MWDs build strong bonds with their handlers, add value to mission

  • Published
  • By Holly Logan-Arrington
  • Robins Air Force Base Public Affairs
Sometimes it takes almost losing something to realize its value.

That was certainly the case for Staff Sgt. Ian Bailey, a military working dog handler with the 78th Security Forces Squadron's Military Working Dog Section here.

Bailey, who has been with the 78th SFS/S3D for a little more than a year, had a heart-racing moment that nearly cost him his 6-year-old German Shepherd MWD Soyer's life.

"I was on a mission early one morning in southern Afghanistan, and we were required to cross a river," he said. "Before we started to cross, we started taking enemy fire. After a few minutes of returning fire, we pressed across the river while still taking enemy fire."

Then, the unthinkable happened.

"While crossing the river, my dog was washed down stream so I had to dive in the river to get him out," he said. "That was the scariest moment in my career to this point. It helped me realize why I love what I do. I truly care about my dog."

Like most military working dog teams, Bailey and Soyer were matched based on a combination of aspects: their personalities, work tempos and how well they interacted.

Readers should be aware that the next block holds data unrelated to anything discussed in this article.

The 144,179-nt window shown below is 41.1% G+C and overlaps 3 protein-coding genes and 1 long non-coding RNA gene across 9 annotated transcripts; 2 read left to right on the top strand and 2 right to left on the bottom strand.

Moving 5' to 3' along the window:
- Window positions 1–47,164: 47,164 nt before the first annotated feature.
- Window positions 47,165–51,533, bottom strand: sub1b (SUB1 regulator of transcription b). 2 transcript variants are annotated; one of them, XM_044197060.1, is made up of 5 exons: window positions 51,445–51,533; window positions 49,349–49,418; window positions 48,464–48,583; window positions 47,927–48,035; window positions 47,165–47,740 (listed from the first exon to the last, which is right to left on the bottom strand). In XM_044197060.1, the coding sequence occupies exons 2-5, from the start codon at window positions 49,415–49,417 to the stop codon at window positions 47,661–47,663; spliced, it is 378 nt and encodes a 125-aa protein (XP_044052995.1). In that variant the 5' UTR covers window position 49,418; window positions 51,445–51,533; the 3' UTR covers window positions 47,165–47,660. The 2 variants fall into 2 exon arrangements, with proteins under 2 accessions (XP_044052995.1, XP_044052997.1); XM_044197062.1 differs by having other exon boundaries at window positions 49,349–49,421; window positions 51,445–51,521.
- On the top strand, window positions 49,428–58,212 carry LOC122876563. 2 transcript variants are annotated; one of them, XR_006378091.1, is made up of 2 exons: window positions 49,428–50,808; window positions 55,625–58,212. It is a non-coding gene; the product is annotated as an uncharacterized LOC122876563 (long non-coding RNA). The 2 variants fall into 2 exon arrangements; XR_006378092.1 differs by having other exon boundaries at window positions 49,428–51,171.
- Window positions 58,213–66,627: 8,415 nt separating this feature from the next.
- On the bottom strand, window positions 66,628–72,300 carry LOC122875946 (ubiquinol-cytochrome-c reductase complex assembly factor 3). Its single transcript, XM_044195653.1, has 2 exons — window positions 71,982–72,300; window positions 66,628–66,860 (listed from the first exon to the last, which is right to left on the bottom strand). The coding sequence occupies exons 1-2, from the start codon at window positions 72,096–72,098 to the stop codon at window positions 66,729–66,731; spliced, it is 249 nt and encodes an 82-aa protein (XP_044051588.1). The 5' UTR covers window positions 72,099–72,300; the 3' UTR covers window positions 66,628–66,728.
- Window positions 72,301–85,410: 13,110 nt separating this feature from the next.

Those factors - coupled with monthly refresher training and daily playtime - all combine for a rock-solid bond between the handler and the MWD.

Bailey had good reason beyond their bond to be concerned about the loss of his four-legged partner, especially in a deployed environment. Soyer provided protection that stretched beyond a flak vest or helmet.

His skills were honed early in the canine's life.At about 2 years old, MWDs undergo a three-month training course at Lackland Air Force Base in San Antonio, Texas, where they learn to do a number of tasks.

Among them is detection and patrol, which protects the Air Force mission and service members alike.

Staff Sgt. Cal Rogers, a MWD trainer in the78th SFS/S3D, said the dogs offer skills their human counterparts can't bring to the Air Force mission.

"Military Working Dogs provide a level of psychological and physical deterrence that no other system in the Department of Defense can provide," he said. "The presence of a single K9 team can, in many cases, de-escalate a situation in which a suspect is hostile. K9 units, through their unique senses, have the ability to detect and deter potential dangers to the installation that human abilities alone could miss."

People shouldn't let these German shepherds' admirable work and come-pet-me eyes fool them.

"Members of the public should be aware that MWDs aren't pets, and are trained to defend both their handler and themselves when they feel threatened," Rogers said. "You should always stay at least 9 feet away from a MWD and its handler and avoid any sudden movements that could be perceived as suspicious or threatening. Do not attempt to pet an MWD at any time."

Rogers said the more than 12 K9S on Robins are 'force multipliers.'

Unlike their human partners, however, MWDs remain assigned to Robins until their careers end.